- Poisonous Parenting for July
- More Poisonous Parenting
- Even More Poisonous Parenting
- Further Adventures in Poisonous Parenting
- Poisonous Parenting: The “Oh Father” Edition
- Poisonous Parenting: The “Intact Family” Edition
- Britney: Bad Diva. Bad Parent?
- Poisonous Parenting: Pedophile Puts Kids to Work
- Poisonous Parenting and the Procreative Imperative
- Poisonous Parenting on Parade
- Poisonous Parents: Prisoners & Plaintiffs
- Poisonous Parenting: McClurkin’s “Hurting Our Children” Mix
- Posionous Parenting: What Makes a Family
- Poisonous Parenting for the Holidays
- Poisonous Parenting vs. “Real” Parenting
- Piecemealing Marriage in Maryland
- Poisonous Parenting In the New Year
- Poisonous Parenting Explained, Again
- Poisonous Parenting: Mississippi, Goddam.
- Poisonous Parenting: Confused, Pt 1.
- Poisonous Parenting: Confused, Pt. 2
- Poisonous Parenting: First Comes Love, Then Comes Marriage, Then…
- Poisonous Parenting: On Natural Families
- Poisonous Parenting: Getting the Job Done Right
- Poisonous Parenting: Best Protected
- Poisonous Parenting: The Santorum Edition
It goes without saying that becoming a parent changes you in countless ways. I’ve heard it described as having your heart walking around outside of your body. I’ve heard it said that you learn to love in a way you never did before, and you learn to fear in a way you didn’t before. I know that becoming a husband and a father made me a lot more emotional than I’d ever been. I can access emotions now that seemed to be permanently walled off. I knew something was up the day I found myself crying while watching an episode of Oprah.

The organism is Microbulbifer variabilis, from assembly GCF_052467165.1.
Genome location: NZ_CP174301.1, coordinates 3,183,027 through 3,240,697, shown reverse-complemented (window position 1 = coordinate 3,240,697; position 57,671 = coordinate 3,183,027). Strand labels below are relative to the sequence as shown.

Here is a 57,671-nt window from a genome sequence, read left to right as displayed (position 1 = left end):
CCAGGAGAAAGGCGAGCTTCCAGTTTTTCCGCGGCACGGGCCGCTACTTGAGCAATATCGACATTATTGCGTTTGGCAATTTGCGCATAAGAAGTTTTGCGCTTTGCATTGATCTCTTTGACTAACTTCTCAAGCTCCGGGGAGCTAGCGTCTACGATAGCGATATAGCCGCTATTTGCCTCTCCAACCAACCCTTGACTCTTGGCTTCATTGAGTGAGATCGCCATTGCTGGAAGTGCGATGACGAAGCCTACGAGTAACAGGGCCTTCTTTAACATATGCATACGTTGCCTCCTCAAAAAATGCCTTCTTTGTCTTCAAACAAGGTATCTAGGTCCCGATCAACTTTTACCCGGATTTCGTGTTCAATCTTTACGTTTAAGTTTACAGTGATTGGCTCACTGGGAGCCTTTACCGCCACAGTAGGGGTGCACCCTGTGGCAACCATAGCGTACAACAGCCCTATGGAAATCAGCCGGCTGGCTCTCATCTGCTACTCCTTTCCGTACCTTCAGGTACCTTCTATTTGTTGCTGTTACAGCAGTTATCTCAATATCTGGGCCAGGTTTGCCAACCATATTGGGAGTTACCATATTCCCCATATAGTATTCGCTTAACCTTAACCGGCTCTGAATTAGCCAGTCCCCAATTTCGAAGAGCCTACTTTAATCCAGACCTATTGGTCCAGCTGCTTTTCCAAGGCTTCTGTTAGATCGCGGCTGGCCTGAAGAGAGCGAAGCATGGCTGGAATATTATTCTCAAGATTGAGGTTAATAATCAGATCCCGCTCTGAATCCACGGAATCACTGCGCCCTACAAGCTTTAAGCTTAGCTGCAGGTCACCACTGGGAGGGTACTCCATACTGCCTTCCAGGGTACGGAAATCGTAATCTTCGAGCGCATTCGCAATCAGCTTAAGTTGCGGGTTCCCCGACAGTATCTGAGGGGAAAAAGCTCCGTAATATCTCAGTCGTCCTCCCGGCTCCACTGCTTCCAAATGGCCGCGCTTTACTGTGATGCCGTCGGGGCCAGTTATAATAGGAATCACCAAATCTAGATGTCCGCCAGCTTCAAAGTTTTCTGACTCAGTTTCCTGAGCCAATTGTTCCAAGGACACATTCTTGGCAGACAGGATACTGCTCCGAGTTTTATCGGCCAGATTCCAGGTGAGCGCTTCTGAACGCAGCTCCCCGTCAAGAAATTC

I’ve also developed a kind of “parent radar” or at least that’s what I call it. That is, I don’t just keep up with my own kid. When we’re out at a park, playground or social event. I keep an eye out for other kids too. It’s like I automatically scan the area and figure out which kids belong with which adults. (And which adults, at a playground or a park, aren’t there with a kid, a dog, or their jogging shoes.) And out of the corner of my eye I’ll spot a kid rushing headlong in to danger. Once I saw a toddler about to get hit by a bicycle—neither the bicyclist or his mother saw him in that moment—and pulled him out of the way just in time.